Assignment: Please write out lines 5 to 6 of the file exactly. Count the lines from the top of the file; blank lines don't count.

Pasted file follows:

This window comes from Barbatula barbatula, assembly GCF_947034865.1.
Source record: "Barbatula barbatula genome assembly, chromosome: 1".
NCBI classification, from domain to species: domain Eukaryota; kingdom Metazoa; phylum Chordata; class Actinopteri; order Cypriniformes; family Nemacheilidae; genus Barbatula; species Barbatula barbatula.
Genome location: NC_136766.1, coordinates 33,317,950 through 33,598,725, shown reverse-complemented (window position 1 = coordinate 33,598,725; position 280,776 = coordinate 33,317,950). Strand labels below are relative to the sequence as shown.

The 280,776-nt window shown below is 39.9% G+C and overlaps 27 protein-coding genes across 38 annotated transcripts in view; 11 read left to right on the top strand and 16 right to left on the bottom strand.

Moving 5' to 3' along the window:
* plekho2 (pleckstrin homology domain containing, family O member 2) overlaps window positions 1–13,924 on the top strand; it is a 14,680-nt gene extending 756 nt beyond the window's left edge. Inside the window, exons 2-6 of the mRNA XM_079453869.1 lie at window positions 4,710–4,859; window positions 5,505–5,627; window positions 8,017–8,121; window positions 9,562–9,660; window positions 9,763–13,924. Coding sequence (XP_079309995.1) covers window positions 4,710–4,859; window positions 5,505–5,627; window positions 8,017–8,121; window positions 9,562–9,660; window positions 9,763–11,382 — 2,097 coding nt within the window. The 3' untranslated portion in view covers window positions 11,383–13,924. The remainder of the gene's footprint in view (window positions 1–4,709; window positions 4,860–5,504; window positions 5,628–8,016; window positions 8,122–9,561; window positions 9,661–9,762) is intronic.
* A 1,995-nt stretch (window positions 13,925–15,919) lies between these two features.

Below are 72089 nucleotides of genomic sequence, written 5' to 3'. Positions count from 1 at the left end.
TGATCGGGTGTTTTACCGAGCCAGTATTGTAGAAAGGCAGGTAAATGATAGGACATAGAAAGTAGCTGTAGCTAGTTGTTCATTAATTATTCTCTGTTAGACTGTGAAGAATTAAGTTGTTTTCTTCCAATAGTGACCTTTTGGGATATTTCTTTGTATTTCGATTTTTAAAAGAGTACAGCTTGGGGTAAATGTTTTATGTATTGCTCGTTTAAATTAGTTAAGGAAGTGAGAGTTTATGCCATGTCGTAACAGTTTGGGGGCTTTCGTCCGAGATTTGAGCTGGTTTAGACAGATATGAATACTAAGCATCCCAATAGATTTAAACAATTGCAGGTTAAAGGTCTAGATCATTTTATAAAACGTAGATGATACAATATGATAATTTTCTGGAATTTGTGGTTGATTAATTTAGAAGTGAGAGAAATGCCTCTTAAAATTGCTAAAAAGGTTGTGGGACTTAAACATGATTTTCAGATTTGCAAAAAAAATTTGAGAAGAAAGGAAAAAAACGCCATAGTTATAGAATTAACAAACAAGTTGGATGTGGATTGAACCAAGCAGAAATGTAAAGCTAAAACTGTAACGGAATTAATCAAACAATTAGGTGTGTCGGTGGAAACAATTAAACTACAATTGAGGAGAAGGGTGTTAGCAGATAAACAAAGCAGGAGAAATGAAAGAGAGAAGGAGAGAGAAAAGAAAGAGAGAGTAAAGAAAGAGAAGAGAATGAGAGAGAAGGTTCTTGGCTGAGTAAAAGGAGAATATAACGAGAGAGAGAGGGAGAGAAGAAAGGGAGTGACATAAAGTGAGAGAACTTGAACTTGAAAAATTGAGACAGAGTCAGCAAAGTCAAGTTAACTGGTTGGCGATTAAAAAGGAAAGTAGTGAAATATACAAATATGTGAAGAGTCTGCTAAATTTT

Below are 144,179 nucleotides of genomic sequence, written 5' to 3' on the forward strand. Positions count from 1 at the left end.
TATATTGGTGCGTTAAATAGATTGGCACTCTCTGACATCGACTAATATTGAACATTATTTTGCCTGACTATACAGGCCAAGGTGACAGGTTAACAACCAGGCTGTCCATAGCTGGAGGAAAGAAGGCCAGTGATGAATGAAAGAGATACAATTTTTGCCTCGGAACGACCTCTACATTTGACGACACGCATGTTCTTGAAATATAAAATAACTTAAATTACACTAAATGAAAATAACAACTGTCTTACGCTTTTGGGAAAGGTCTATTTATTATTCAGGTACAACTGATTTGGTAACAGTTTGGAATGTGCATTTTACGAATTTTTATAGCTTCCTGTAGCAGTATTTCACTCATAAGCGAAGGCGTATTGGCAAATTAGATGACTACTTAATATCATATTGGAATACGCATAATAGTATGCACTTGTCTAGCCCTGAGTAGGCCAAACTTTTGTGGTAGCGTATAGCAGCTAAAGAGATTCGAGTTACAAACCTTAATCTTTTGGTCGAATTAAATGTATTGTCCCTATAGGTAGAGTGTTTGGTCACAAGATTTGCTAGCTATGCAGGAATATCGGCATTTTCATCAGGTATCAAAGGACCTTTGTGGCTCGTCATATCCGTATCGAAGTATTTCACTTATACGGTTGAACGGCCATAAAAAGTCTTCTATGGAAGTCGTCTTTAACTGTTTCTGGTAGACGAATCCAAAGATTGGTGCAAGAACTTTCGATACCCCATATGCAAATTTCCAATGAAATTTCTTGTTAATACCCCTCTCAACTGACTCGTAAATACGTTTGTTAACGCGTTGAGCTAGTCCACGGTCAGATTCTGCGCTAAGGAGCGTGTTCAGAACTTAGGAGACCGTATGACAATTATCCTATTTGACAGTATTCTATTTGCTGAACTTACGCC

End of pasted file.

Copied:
The 280,776-nt window shown below is 39.9% G+C and overlaps 27 protein-coding genes across 38 annotated transcripts in view; 11 read left to right on the top strand and 16 right to left on the bottom strand.

Moving 5' to 3' along the window: